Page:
As we start a new year, there is still a feeling of trepidation about what 2010 will bring. Last year was one of recession, job losses and cost-cutting. Many of us sincerely hope this year will not bring more of the same.
But with increasing consolidation in the market, leading to more mergers and acquisitions among employers and benefits providers, and the public sector to still get into cost cuts, I can’t help feeling the employment market and the economy will be gloomy for some time to come.
Despite this, there has been a strong focus by employers on keeping staff motivated and engaged. This common-sense resilience is being played out carefully, with reward managers considering what they are prepared to spend their budgets on, which benefits they really need to cut and which ones they should retain to avoid disharmony in the workplace.
But the biggest expensive elephant in the room remains the pension – it overshadows all other benefits significantly, even when employers have moved away from trust-based defined benefit schemes to contract-based defined contribution plans.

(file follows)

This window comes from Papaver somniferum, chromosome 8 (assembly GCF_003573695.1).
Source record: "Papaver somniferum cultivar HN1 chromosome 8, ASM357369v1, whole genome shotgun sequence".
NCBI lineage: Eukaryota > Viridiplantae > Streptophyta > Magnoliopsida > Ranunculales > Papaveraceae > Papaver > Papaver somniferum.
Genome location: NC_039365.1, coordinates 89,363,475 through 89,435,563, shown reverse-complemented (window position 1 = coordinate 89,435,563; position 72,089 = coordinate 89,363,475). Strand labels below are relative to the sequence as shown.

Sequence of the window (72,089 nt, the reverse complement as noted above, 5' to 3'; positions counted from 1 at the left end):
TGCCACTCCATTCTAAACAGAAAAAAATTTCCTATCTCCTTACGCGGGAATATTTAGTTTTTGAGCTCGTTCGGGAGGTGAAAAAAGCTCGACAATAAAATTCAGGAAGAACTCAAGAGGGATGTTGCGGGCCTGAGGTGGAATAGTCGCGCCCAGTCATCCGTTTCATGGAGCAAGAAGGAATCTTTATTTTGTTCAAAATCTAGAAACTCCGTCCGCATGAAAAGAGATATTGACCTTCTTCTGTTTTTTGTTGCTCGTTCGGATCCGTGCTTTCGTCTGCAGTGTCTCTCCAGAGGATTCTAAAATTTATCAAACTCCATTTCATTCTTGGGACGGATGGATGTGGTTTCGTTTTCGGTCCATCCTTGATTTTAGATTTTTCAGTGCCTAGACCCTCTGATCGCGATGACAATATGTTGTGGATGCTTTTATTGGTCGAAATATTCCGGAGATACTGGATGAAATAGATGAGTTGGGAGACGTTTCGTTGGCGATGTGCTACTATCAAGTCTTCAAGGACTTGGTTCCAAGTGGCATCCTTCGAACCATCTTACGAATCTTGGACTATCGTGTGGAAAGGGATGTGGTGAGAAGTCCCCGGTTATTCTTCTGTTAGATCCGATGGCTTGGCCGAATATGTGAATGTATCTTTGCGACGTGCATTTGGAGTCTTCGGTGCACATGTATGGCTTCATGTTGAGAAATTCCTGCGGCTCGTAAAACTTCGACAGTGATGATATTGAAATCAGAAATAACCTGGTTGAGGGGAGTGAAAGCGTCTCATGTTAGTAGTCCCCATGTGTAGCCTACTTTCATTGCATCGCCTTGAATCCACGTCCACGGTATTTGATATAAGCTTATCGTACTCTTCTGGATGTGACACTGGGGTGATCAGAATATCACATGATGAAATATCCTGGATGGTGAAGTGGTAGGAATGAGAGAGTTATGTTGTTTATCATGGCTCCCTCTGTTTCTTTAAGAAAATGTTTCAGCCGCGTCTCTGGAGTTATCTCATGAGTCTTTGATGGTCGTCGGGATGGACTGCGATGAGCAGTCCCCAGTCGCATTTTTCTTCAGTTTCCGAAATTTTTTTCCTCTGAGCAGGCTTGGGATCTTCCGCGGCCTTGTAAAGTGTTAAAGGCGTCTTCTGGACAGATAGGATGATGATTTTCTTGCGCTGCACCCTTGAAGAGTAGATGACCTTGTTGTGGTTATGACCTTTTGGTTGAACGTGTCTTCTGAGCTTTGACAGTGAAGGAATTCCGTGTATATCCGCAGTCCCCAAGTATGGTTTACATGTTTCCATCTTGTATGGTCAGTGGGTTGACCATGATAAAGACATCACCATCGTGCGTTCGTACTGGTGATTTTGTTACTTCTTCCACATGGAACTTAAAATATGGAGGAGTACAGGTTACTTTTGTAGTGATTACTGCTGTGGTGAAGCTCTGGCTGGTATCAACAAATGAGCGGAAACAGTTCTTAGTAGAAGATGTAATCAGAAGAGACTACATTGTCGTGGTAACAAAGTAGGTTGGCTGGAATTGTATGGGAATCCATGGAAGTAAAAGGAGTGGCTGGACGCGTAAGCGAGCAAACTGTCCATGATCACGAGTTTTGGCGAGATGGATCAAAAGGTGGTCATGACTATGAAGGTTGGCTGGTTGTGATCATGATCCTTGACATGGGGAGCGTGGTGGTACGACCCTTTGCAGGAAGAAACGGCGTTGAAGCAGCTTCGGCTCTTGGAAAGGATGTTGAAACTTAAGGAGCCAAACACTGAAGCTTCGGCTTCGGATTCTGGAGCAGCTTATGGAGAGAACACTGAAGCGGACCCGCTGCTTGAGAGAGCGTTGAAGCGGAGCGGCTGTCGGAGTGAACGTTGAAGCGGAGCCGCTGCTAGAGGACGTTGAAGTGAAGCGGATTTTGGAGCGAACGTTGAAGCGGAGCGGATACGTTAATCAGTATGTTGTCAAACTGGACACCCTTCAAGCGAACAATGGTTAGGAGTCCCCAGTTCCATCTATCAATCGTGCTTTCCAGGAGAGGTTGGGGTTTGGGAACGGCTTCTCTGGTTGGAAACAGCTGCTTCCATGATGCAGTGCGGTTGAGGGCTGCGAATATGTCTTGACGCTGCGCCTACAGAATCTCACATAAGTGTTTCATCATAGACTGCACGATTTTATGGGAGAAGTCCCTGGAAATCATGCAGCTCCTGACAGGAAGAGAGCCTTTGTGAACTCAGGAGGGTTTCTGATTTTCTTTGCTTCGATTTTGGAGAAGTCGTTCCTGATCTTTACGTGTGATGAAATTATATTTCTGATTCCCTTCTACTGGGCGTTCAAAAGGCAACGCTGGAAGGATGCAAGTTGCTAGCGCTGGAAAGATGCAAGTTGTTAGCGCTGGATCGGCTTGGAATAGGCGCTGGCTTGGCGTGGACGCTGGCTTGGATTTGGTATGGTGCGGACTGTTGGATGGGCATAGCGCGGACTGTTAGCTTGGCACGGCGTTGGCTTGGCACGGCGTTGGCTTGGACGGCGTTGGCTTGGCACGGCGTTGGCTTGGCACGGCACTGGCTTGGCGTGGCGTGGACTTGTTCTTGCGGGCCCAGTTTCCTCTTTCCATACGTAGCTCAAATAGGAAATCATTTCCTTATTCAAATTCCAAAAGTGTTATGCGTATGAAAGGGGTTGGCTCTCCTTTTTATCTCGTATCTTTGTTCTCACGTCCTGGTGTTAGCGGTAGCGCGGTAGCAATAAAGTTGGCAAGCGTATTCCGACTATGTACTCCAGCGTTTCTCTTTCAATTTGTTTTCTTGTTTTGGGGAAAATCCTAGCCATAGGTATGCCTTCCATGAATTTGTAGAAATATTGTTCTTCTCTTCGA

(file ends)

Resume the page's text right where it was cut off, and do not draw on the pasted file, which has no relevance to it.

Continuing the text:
The costs of implementing new contract-based schemes have been kept reasonably low for some employers because their advisers have been paid commission by the pension plan providers, rather than the employer paying a fee for the service. As has been said in this magazine before, this does have a cost advantage for the employer, but it restricts product choice to providers that pay adviser commission (fewer have been doing this in recent years) and the commission is clawed back by the provider through high annual management charges, often paid for by the employee. Many in the industry feel this is wrong and will disadvantage the employee and the employer in the long run.
The Financial Services Authority (FSA) appears to agree. As we went to print late last month, the FSA released a consultation document on banning provider-paid commission on group pensions, including group personal pensions, stakeholder pensions and self-invested personal pensions from late 2011. Read our report here and use our online comment board to tell us how you think such a move will affect employer-provided pensions.